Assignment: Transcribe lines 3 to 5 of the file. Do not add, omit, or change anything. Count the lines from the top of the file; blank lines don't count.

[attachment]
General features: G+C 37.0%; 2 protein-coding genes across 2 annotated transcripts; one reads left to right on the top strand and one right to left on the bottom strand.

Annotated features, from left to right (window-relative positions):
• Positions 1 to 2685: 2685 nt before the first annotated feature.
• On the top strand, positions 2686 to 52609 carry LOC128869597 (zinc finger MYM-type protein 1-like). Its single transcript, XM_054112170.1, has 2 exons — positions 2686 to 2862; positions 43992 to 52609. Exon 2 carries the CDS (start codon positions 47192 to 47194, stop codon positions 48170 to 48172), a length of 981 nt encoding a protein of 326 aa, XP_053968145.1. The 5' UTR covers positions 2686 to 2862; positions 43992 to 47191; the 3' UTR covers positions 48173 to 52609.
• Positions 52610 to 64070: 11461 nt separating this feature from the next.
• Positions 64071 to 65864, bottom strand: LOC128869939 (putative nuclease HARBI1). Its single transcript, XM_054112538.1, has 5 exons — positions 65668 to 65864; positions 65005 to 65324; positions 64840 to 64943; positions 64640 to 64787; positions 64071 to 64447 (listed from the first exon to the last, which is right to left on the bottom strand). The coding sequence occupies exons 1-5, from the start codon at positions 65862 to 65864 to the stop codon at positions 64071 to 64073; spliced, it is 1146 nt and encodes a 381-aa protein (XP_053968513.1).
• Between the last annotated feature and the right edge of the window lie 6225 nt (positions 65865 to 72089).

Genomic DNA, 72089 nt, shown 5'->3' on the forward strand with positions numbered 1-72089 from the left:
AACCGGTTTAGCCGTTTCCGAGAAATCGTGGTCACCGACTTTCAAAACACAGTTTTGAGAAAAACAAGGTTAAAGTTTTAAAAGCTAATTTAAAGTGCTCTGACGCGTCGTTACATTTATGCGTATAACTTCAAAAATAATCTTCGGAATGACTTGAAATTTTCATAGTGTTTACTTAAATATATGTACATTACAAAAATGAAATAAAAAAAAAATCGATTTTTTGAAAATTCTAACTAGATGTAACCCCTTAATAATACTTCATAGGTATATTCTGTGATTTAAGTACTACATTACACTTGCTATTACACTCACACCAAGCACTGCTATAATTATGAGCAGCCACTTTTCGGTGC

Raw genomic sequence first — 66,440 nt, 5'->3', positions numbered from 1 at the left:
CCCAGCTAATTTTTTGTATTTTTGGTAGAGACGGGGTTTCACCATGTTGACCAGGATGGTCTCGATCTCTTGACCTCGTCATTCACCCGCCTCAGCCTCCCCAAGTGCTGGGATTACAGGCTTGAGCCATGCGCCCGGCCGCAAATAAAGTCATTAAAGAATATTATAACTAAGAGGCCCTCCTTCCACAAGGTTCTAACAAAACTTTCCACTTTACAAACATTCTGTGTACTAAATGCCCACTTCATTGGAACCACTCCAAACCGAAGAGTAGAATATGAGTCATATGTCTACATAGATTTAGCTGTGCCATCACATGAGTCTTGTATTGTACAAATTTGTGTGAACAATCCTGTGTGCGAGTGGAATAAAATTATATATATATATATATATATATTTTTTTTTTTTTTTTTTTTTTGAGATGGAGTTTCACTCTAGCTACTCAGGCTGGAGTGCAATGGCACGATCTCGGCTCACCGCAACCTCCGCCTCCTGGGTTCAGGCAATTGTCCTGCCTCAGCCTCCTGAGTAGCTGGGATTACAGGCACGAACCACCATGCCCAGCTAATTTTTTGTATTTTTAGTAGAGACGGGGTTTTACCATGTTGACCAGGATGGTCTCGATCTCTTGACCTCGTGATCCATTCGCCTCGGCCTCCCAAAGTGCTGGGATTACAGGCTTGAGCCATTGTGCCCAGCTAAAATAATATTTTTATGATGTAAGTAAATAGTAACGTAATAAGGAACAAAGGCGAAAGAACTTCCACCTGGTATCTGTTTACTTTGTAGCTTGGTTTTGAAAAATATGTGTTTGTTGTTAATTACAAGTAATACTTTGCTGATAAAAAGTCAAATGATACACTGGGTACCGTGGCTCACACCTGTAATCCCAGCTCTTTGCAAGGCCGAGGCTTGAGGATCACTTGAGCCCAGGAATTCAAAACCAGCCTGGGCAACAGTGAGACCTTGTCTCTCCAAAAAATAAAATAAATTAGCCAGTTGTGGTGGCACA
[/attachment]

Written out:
• Positions 1 to 2685: 2685 nt before the first annotated feature.
• On the top strand, positions 2686 to 52609 carry LOC128869597 (zinc finger MYM-type protein 1-like). Its single transcript, XM_054112170.1, has 2 exons — positions 2686 to 2862; positions 43992 to 52609. Exon 2 carries the CDS (start codon positions 47192 to 47194, stop codon positions 48170 to 48172), a length of 981 nt encoding a protein of 326 aa, XP_053968145.1. The 5' UTR covers positions 2686 to 2862; positions 43992 to 47191; the 3' UTR covers positions 48173 to 52609.
• Positions 52610 to 64070: 11461 nt separating this feature from the next.